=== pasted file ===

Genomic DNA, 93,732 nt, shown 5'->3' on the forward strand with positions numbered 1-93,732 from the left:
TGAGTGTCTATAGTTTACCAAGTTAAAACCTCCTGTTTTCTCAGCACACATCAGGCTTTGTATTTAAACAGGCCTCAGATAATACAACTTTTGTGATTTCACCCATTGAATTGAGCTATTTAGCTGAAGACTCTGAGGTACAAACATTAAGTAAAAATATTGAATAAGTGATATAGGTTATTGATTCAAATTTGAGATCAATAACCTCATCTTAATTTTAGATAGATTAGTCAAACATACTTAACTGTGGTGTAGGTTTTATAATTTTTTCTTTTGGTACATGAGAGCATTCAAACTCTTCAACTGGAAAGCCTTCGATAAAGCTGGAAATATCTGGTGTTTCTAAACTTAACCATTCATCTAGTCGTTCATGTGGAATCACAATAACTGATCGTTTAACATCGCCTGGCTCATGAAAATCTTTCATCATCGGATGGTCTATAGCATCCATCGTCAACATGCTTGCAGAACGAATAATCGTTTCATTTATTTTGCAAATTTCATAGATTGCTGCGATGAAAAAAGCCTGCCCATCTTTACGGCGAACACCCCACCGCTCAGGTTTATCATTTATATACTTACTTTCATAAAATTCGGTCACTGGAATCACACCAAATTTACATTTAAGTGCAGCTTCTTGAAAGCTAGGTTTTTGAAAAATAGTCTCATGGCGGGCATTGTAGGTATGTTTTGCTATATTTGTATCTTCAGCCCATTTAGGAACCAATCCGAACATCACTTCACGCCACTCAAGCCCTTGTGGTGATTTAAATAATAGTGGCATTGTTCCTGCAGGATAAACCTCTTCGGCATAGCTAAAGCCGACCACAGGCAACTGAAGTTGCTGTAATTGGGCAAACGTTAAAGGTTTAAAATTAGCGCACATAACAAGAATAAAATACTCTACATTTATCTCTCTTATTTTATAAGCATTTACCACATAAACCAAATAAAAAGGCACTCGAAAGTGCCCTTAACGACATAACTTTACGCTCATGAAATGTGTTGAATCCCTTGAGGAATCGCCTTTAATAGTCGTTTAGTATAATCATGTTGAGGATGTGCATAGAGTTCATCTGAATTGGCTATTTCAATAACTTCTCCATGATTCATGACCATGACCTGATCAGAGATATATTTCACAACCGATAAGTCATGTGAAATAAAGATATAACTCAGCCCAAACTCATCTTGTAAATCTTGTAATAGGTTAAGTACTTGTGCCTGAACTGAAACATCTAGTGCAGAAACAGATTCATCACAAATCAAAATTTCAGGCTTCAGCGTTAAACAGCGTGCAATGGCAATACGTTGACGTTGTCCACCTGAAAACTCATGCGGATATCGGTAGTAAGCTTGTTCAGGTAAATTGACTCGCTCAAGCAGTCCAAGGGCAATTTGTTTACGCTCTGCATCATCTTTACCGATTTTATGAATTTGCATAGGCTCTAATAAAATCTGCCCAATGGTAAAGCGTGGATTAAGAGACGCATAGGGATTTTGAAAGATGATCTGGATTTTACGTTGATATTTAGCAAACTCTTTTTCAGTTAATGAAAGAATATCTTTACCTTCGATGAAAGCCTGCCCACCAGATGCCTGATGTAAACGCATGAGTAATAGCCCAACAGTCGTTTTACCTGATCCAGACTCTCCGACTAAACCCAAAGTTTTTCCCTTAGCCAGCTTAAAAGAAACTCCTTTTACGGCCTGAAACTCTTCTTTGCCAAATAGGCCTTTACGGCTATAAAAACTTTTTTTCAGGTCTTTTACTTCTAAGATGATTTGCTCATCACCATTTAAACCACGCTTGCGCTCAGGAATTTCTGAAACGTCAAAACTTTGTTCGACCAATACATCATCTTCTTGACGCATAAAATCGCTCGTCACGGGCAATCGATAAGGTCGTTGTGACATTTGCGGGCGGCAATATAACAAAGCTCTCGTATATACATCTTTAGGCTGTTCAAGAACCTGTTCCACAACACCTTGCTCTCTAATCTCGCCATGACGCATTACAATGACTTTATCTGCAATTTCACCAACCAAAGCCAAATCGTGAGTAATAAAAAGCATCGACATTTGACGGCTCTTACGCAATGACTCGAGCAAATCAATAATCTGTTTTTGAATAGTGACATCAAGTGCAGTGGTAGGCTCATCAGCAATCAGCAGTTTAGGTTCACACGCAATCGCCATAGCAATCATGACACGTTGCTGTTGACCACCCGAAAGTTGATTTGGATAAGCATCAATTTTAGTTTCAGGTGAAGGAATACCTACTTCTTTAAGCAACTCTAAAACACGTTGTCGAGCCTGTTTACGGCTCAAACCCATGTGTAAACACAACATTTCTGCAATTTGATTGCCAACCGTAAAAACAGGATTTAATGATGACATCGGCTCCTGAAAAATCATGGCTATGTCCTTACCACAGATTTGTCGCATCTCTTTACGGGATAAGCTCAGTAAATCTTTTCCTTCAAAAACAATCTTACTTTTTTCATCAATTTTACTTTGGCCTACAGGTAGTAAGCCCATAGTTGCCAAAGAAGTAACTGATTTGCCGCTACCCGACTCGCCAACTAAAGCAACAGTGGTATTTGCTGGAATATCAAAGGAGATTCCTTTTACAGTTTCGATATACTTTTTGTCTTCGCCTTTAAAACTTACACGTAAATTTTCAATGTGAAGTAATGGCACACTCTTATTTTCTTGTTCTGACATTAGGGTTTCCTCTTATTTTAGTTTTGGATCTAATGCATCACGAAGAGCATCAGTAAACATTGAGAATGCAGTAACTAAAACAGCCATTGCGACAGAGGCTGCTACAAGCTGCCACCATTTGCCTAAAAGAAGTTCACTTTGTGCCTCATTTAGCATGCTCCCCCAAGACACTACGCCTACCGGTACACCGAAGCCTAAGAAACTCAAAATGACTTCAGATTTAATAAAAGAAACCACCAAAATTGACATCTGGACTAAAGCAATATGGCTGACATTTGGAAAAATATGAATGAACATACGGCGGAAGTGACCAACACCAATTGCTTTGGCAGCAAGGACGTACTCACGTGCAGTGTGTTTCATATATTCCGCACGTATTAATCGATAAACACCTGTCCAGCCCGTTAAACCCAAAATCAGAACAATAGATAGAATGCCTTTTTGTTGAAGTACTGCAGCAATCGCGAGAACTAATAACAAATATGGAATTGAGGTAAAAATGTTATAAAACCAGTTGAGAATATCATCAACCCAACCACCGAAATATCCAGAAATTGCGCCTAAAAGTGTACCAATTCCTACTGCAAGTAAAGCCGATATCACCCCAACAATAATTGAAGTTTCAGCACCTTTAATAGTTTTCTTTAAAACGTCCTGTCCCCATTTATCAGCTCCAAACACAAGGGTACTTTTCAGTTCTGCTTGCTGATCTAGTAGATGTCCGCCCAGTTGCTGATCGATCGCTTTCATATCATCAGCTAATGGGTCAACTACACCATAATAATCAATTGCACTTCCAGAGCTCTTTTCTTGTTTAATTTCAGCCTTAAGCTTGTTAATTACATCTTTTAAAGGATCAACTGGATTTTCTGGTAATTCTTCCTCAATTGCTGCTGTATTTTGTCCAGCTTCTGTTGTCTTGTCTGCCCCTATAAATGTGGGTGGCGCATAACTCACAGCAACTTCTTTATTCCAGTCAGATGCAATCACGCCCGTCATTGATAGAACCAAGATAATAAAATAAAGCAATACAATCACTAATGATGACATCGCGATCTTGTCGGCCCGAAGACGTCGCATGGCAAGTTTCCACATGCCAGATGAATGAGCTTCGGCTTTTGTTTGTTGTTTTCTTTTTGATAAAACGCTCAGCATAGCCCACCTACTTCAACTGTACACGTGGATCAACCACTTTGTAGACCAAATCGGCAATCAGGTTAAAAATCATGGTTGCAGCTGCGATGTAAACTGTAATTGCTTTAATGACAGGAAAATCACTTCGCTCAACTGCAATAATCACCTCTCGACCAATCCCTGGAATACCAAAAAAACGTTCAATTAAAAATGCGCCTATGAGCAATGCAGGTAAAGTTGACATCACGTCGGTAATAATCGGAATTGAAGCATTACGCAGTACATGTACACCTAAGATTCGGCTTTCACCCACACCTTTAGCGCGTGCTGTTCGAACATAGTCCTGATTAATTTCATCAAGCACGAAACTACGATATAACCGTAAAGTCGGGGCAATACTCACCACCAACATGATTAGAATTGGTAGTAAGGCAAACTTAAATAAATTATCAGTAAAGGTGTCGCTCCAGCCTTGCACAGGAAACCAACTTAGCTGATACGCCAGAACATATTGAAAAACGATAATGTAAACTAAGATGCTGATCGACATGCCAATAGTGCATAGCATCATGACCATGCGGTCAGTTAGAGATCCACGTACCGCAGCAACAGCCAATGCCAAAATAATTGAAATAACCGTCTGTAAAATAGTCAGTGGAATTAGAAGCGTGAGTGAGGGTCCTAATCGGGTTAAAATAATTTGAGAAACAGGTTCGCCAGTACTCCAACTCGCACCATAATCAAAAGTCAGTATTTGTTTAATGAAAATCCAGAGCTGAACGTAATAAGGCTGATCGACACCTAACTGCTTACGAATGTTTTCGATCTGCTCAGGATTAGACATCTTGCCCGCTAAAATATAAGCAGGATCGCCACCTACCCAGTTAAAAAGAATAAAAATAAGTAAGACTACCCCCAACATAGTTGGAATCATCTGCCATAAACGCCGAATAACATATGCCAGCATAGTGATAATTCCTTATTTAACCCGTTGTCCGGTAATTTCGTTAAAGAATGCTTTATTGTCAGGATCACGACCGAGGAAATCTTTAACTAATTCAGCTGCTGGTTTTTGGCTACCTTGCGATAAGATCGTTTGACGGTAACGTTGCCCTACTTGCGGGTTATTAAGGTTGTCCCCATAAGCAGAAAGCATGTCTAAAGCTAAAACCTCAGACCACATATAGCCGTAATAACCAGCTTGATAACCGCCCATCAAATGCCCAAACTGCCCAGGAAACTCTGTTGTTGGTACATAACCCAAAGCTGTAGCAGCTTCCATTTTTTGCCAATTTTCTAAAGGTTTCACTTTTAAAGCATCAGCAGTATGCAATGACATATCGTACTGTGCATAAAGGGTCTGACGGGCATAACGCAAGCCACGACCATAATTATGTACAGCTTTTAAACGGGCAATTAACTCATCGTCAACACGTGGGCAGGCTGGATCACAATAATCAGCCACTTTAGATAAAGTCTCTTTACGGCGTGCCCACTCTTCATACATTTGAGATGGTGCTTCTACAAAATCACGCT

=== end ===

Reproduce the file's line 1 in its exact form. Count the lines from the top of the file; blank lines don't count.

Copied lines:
Genomic DNA, 93,732 nt, shown 5'->3' on the forward strand with positions numbered 1-93,732 from the left: